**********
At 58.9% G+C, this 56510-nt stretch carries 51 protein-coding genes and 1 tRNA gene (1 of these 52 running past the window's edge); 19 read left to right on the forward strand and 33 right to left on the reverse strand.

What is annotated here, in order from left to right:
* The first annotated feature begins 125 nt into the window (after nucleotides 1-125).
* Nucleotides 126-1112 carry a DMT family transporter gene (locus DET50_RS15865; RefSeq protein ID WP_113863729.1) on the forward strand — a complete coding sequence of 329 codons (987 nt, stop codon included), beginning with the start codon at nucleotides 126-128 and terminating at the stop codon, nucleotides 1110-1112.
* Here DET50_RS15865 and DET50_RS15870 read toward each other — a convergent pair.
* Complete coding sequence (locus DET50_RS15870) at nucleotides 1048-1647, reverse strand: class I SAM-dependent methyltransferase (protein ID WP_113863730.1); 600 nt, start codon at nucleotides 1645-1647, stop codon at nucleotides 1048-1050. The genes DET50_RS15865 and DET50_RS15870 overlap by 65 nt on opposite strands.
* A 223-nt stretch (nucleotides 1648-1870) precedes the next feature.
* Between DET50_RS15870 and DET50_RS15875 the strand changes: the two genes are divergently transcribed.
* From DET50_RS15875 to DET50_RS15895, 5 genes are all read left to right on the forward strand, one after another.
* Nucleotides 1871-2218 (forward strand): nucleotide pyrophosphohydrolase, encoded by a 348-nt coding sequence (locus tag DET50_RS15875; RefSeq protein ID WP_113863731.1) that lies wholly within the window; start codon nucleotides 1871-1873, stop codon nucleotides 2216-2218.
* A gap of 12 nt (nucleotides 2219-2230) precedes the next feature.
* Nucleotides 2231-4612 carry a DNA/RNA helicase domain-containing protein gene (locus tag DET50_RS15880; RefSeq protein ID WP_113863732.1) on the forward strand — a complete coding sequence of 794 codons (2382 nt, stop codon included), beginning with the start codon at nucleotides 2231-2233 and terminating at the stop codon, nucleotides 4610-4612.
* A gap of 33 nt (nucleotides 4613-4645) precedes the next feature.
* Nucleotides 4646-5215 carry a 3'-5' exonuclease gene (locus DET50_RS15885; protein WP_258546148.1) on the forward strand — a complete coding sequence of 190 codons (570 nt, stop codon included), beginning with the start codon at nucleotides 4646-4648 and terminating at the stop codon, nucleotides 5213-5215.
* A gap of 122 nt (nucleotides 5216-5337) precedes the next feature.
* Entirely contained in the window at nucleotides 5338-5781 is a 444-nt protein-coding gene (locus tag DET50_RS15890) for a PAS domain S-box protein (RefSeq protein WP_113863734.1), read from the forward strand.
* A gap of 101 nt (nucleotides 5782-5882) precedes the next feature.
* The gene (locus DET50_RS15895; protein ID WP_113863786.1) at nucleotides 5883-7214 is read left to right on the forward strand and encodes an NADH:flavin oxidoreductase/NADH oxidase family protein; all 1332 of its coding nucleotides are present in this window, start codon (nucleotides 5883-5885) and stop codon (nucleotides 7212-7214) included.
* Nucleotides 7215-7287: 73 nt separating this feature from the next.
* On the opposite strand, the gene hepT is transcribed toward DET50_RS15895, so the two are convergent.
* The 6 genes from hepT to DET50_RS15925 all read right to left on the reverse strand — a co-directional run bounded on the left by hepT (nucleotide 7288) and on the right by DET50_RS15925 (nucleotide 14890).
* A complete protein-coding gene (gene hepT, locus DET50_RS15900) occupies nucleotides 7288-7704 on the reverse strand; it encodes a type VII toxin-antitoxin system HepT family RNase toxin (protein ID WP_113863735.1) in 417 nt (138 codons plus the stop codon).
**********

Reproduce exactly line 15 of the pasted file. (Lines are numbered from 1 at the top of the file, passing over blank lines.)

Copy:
* A gap of 122 nt (nucleotides 5216-5337) precedes the next feature.